Euro Trip - Travel Diary
Hi there! Today I'm sharing a rundown of our recent trip to Europe. I tried to keep it concise yet informative in case anybody is looking to plan a similar trip. It's definitely a long post... So, let's just begin!
Where we went: Athens, Santorini, Milan, Venice, and Lake Como
Trip duration: 16 days
Season: Spring / May
The very first thing we did was purchase our plane tickets. We decided to use Expedia to continue adding points to our account.
• Research •
After the flights were booked, I did a little Youtube and Pinterest research to get an idea of what neighborhoods to look into for accomodations. We wanted to make sure we stayed in neighborhoods that were best for sightseeing, proximity to major train stations, etc. We did this for all cities with the exception of Athens, as we were staying with a group of friends who had luckily selected our Airbnb ahead of time.
• Booking •
Once we honed in on exactly where we wanted to stay, we started booking accommodations. Book according to your specific needs. If your plan is to do a ton of sightseeing and not spend too much time at "home" or in your room, opt for a simple and moderately priced place in a central neighborhood with access to subways or public transportation. You can also google taxi rates ahead of time to get a better idea of what type of transportation you'll be taking. In our case we only used taxis in Athens (more on that later).
We went with Airbnbs in Santorini and Milan, and a hotel (booked through Expedia) for our one night in Venice. More info about where we stayed later in the post.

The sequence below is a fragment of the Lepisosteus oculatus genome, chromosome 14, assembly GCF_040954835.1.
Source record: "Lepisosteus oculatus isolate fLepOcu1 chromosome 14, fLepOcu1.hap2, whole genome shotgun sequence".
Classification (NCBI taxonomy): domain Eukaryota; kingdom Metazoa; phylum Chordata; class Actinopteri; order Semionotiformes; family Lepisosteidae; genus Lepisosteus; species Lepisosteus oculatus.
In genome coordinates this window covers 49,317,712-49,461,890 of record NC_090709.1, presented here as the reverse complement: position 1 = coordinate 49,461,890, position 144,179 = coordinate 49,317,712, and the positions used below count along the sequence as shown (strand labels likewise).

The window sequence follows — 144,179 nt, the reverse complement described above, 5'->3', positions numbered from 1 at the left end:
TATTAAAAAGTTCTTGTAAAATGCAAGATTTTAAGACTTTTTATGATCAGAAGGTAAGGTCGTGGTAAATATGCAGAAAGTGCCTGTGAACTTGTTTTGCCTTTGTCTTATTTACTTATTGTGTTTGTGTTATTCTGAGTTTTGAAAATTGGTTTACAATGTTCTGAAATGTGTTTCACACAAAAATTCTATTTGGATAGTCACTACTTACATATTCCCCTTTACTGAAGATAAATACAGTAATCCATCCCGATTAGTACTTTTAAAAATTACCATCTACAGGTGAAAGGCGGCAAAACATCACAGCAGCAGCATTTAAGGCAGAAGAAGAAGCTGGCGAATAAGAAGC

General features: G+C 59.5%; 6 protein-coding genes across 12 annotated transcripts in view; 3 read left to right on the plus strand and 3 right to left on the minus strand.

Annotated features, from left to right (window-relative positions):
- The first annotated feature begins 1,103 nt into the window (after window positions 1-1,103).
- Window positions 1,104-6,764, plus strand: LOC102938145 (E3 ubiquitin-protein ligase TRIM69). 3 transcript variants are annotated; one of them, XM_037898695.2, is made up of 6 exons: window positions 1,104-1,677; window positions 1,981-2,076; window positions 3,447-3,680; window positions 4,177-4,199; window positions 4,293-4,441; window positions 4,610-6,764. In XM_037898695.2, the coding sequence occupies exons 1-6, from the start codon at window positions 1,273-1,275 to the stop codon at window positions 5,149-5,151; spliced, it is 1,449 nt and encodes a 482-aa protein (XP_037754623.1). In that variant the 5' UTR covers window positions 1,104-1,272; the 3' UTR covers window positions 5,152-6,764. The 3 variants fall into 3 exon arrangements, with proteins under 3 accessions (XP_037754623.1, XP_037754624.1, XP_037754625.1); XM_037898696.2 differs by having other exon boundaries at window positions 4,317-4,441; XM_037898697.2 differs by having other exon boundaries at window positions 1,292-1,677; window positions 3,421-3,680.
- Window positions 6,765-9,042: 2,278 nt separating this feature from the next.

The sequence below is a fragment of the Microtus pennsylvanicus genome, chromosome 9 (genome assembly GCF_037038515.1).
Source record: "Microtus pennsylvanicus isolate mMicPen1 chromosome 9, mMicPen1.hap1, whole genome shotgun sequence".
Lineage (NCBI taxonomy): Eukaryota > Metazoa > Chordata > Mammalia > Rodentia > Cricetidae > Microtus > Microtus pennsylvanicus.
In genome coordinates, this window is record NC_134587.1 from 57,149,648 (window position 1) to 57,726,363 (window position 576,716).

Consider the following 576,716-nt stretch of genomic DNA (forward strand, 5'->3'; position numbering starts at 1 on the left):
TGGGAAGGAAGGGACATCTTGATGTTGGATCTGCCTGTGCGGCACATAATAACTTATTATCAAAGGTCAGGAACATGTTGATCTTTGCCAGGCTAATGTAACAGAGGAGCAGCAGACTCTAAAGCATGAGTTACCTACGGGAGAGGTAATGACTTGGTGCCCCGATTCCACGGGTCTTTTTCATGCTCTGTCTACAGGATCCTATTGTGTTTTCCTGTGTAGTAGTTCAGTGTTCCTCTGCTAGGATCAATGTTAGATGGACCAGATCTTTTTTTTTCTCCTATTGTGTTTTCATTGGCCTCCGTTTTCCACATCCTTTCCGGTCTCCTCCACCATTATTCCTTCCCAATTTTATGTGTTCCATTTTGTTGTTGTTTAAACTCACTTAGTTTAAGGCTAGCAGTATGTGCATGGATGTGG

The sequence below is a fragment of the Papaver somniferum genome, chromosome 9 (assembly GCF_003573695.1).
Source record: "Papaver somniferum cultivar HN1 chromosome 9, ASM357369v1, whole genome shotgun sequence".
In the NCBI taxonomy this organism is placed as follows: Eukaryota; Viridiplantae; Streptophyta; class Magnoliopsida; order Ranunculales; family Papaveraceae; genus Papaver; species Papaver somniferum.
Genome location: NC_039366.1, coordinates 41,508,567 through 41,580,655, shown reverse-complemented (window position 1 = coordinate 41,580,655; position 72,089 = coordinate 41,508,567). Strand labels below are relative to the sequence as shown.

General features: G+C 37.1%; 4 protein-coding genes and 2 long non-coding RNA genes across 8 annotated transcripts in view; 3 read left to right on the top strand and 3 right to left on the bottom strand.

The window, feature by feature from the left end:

I also booked our train tickets from Milan to Venice in advance as we were spending a night and had already booked a hotel room. We also wanted to make sure we took an early train there and a late train back to Milan to really milk the hours we had in Venice. You can purchase train tickets at the Milano Centrale train station as well, but I purchased them online JUST to be safe. I booked the trains through this website.
• Apps and Maps •
We downloaded a few apps and offline maps that were really helpful for planning things to do in each city and other general information.
Trip Advisor - I find it's better for international travel than Yelp.
Expedia - To keep track of our bookings and exact details. Flight numbers, etc.
Airbnb - For exact addresses and mainly to contact each host via message. This was helpful as a lot of time they had tips on how to get to and from the airport, and other useful info.
Google Translate - A basic necessity. I love the image feature where you can take a photo of a sign or menu and it will translate for you. This helped several times! Also great for logging key phrases and, of course, help with pronunciation.
Lonely Planet Guides - This app allows you to download offline guides which include maps, information about each of the cities key neighborhoods, transportation routes, and even a phrasebook to help you communicate.
City Maps 2 Go - This is the app we used the MOST. It allows you to download offline maps and create lists of things to do, places to go, etc. Each place on your itinerary gets "starred" on the map. This really helped us plan out what we were going to do each day in Milan as we grouped places and restaurants together by proximity.
Wunderground - By far the best weather app. It has tons of great reviews by travel bloggers around the world and it's known for being extremely accurate. I was slightly skeptical of this on our trip, so I actually checked this app daily and I can report that it was in fact pretty spot on... even down to the hour!
ATM Milano - This app is specific to Milan. It's their public transportation app that has tons of real time information about delays, route changes, metro statuses, etc. You can also map out your journey from point A to point B using different methods - subway, trams, bus, or even a combination of some/all.